Wow – I can’t believe I haven’t done a post on this yet. I write this as I sit in the heart of the Mission District in San Francisco, on my bed, in my RV. I’ve been living in this RV for over two years now (since February, 2014), and it really does almost top the list of best life decisions I’ve ever made.
At once, living in an RV completely changes everything about your life, and not much at all. I look and act exactly like I did before I lived in an RV, I have exactly the same friend circles, I do almost exactly the same things, and have exactly the same life and career prospects as I did before.
At the same time, I pay next to nothing to live in the most expensive city in America (<$500), can pack up all my belongings and move on a whim to anywhere in the world, and can choose to live in the most desirable part of town right next to my favorite climbing gym. I’m in the best shape of my life because I literally live a three minute walk away from the gym, and because I’m obligated to go there every day to take a shower. The gym membership is also entirely justified as my largest recurring monthly expense at $77 (can easily get a membership for ~$30 though, such as at 24 Hour Fitness) – it’s literally less than 50 cents/hour for how much I use the damn place (it’s my coworking space as well as gym).
Almost across the board, when I tell people I live in an RV, they’re either super intrigued and interested, or pass it off as not a big deal. Not once have I seen it negatively impact me in any way, socially or otherwise.
It’s also extremely environmentally friendly – I’m 100% off the grid, and generate all my electricity from two massive solar panels on the roof of the RV. Not counting showers and whatnot in the gym, I use about 10 gallons of water every month or so from the water tank in my RV. Gas consumption is less than a gallon a month. To cook, I use minuscule amounts of propane – about 5 gallons of liquid propane every 6-8 months. Overall, I’d estimate my environmental footprint is about as small as you can get it without being a hermit in the woods.
The financial implications of living in an RV can’t be overstated. By far, the only ludicrously outsized expense of living in San Francisco is rent. Everything else, such as food, transportation, and whatever else a normal person needs, is only marginally more expensive, if that, than somewhere else. I’ve been indulging more lately in spending money on experiences with friends (have, in fact, started a 5% generosity fund with my friend Tynan, where we each spend 5% of our money income on experiences and things for our friends), but removing all of that, and I could easily live on $300/mo in SF. Add all that in, and I’m somewhere between $500-700. Still, in a year, I’m spending well less than $10,000.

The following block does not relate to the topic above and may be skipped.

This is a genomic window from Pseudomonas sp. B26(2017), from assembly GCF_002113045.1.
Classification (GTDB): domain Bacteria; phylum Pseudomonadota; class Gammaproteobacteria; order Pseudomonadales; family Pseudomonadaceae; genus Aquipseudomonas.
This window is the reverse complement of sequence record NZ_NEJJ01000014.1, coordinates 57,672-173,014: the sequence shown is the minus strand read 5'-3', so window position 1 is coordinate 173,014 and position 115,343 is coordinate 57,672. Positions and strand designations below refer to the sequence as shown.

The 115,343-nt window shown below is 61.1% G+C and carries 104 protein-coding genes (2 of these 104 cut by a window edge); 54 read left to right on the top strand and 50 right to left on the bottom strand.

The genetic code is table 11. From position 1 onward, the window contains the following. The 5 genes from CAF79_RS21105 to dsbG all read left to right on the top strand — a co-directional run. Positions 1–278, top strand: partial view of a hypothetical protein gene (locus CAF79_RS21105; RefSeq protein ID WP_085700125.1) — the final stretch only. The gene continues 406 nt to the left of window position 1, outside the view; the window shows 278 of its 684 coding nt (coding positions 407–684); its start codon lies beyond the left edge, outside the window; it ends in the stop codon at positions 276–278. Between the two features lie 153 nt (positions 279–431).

That means that even if I were making minimum wage (~$20k/yr), I’d still be able to save about half my income, all while living a life that’s just about as good as that of most of my friends in SF, if not better in several ways. Sure, I don’t eat out every day, but I don’t particularly care to do so, nor do I think it materially improves the true quality of my life. I take plenty of trips both international and domestic (though I’ve been aiming to severely cut down to focus more on work and structure), but we all know how free those can be, given the nature of this blog. I work out and eat great food, and am again in pretty great shape.
I have amazing friends and have no shortage of activities and experiences I share with them. Most of these cost little to no money.
And on top of it all, I have an amazing experience to share and tell people about – it’s not every day you meet someone living with a high standard in an RV. I see it as a free awesome experience I can put on my life-well-lived list while not doing much more than I would if I were living in an apartment. And yeah – so all-in, I couldn’t recommend this lifestyle more strongly. Already purchased the exact same RV I’m living in for a friend who’s also living in and loving it right now. Hope more of you jump on board – say hi if you do!